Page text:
Calzone vs. Stromboli: What’s the Difference?

Michele Debczak
Strombolis and calzones might seem the same, but they actually differ in some crucial ways.
Strombolis and calzones might seem the same, but they actually differ in some crucial ways. / GIUSEPPE GRECO/Moment/Getty Images
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If you don’t order a pie or a slice from your local pizza place, chances are you’re getting one of two things. Strombolis and calzones are pizzeria staples for a reason—they consist of many of the same ingredients as a pizza, and can easily be assembled using dough scraps and leftover toppings. Though their ingredient lists look similar, these two Italian-American specialities differ in some crucial ways.

According to Bon Appétit, the biggest factor separating strombolis from calzones is how they’re assembled. Both recipes start with a base of pizza or bread dough. Then, the filling is added. This usually consists of cheese and pizza toppings like sausage, pepperoni, or vegetables. The next step determines the designation of the dish. To make a calzone, the chef will fold the circular sheet of dough over itself once and crimp the edges together to make a puffy, half-moon shape. The rectangular sheet of stromboli dough is rolled up length-wise like a cinnamon roll and sealed by pressing it together at both ends. While sharing a calzone between more than two people is a messy endeavor, strombolis are designed to be sliced up and portioned out between multiple diners.

Looking at the shapes of the dough masses behind the pizza counter is the quickest way to determine what you’re ordering. If it looks like a giant, shiny empanada, it’s a calzone, whereas the log-shaped option with slits on top is a stromboli. But presentation isn’t the only characteristic setting these self-contained meals apart. The ingredients inside them also vary slightly—while both dishes typically contain mozzarella cheese, ricotta is unique to calzones. Strombolis may come with the tomato sauce baked in; calzones, on the other hand, always come with marinara sauce served on the side and never as a filling.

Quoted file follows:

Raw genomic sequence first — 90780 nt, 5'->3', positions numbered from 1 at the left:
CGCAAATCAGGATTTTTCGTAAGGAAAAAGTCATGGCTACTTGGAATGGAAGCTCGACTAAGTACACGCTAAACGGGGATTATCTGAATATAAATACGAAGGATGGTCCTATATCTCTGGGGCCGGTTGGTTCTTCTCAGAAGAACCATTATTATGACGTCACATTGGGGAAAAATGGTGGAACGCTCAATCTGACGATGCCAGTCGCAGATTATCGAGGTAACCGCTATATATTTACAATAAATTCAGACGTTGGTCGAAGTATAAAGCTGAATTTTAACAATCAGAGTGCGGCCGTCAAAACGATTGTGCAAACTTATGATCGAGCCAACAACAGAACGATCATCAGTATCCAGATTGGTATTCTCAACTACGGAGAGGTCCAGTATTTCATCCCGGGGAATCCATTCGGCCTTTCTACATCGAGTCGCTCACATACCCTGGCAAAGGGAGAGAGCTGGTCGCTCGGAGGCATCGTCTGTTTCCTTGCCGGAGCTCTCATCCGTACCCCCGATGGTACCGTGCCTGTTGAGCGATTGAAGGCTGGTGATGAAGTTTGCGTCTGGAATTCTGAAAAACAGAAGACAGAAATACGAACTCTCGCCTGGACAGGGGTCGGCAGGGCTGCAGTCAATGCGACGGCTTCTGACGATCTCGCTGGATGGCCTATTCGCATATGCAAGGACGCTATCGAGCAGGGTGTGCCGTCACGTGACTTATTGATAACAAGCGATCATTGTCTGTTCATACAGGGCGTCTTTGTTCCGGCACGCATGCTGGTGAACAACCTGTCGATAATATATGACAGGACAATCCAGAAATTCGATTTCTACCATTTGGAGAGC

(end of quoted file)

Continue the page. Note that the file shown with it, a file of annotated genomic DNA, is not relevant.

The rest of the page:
There’s one more quality that distinguishes calzones from strombolis, but you can’t figure it out by looking at them or even tasting them. Though both are associated with Italian cuisine, only one is authentically Italian. Calzones originated in Naples as a portable alternative to pizza. The name translates to “pants leg” because customers could enjoy the doughy package while walking around with it rather than sitting down to eat a pizza with a knife and fork. (Unlike modern New York-style pizza, Naples-style Italian pizza doesn’t come by the structurally sound slice.)

Strombolis were invented across the Atlantic in the 1950s. An Italian-American pizza shop owner from South Philadelphia named Nazzareno “Nat” Romano had the idea to serve pizza in the style of a stuffed loaf of bread. His future brother-in-law William Schofield suggested naming the creation after a new Ingrid Bergman movie making tabloid headlines at the time. Now, along with calzones, strombolis are a go-to option for when a slice of pizza just won’t cut it.

[h/t Bon Appétit]

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